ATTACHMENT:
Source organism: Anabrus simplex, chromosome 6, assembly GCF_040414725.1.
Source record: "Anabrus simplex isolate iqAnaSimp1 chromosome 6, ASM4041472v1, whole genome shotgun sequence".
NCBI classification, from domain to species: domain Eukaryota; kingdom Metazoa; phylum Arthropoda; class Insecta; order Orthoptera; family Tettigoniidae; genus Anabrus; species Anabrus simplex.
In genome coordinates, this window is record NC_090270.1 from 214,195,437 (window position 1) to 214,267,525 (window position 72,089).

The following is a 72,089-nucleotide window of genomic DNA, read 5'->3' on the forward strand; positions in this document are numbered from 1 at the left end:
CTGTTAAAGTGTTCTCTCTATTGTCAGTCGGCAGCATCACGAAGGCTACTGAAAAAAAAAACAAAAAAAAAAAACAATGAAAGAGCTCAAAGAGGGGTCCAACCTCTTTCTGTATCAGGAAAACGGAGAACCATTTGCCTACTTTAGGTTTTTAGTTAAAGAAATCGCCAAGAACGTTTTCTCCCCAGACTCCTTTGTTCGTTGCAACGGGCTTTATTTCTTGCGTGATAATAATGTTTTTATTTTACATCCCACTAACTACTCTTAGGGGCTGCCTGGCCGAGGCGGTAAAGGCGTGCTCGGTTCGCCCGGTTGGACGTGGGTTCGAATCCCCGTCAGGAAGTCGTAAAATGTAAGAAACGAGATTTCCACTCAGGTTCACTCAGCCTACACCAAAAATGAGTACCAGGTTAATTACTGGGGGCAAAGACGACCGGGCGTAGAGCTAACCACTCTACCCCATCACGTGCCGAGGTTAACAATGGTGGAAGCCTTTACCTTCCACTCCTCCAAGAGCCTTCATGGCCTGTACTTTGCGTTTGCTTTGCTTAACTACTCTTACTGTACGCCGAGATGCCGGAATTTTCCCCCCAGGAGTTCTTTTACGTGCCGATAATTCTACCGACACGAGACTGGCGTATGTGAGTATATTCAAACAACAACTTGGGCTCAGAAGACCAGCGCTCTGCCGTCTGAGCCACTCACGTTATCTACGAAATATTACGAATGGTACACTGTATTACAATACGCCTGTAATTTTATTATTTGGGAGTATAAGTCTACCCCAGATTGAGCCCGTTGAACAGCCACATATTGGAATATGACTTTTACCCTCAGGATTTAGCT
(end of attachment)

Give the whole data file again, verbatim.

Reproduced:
Source organism: Anabrus simplex, chromosome 6, assembly GCF_040414725.1.
Source record: "Anabrus simplex isolate iqAnaSimp1 chromosome 6, ASM4041472v1, whole genome shotgun sequence".
NCBI classification, from domain to species: domain Eukaryota; kingdom Metazoa; phylum Arthropoda; class Insecta; order Orthoptera; family Tettigoniidae; genus Anabrus; species Anabrus simplex.
In genome coordinates, this window is record NC_090270.1 from 214,195,437 (window position 1) to 214,267,525 (window position 72,089).

The following is a 72,089-nucleotide window of genomic DNA, read 5'->3' on the forward strand; positions in this document are numbered from 1 at the left end:
CTGTTAAAGTGTTCTCTCTATTGTCAGTCGGCAGCATCACGAAGGCTACTGAAAAAAAAAACAAAAAAAAAAAACAATGAAAGAGCTCAAAGAGGGGTCCAACCTCTTTCTGTATCAGGAAAACGGAGAACCATTTGCCTACTTTAGGTTTTTAGTTAAAGAAATCGCCAAGAACGTTTTCTCCCCAGACTCCTTTGTTCGTTGCAACGGGCTTTATTTCTTGCGTGATAATAATGTTTTTATTTTACATCCCACTAACTACTCTTAGGGGCTGCCTGGCCGAGGCGGTAAAGGCGTGCTCGGTTCGCCCGGTTGGACGTGGGTTCGAATCCCCGTCAGGAAGTCGTAAAATGTAAGAAACGAGATTTCCACTCAGGTTCACTCAGCCTACACCAAAAATGAGTACCAGGTTAATTACTGGGGGCAAAGACGACCGGGCGTAGAGCTAACCACTCTACCCCATCACGTGCCGAGGTTAACAATGGTGGAAGCCTTTACCTTCCACTCCTCCAAGAGCCTTCATGGCCTGTACTTTGCGTTTGCTTTGCTTAACTACTCTTACTGTACGCCGAGATGCCGGAATTTTCCCCCCAGGAGTTCTTTTACGTGCCGATAATTCTACCGACACGAGACTGGCGTATGTGAGTATATTCAAACAACAACTTGGGCTCAGAAGACCAGCGCTCTGCCGTCTGAGCCACTCACGTTATCTACGAAATATTACGAATGGTACACTGTATTACAATACGCCTGTAATTTTATTATTTGGGAGTATAAGTCTACCCCAGATTGAGCCCGTTGAACAGCCACATATTGGAATATGACTTTTACCCTCAGGATTTAGCT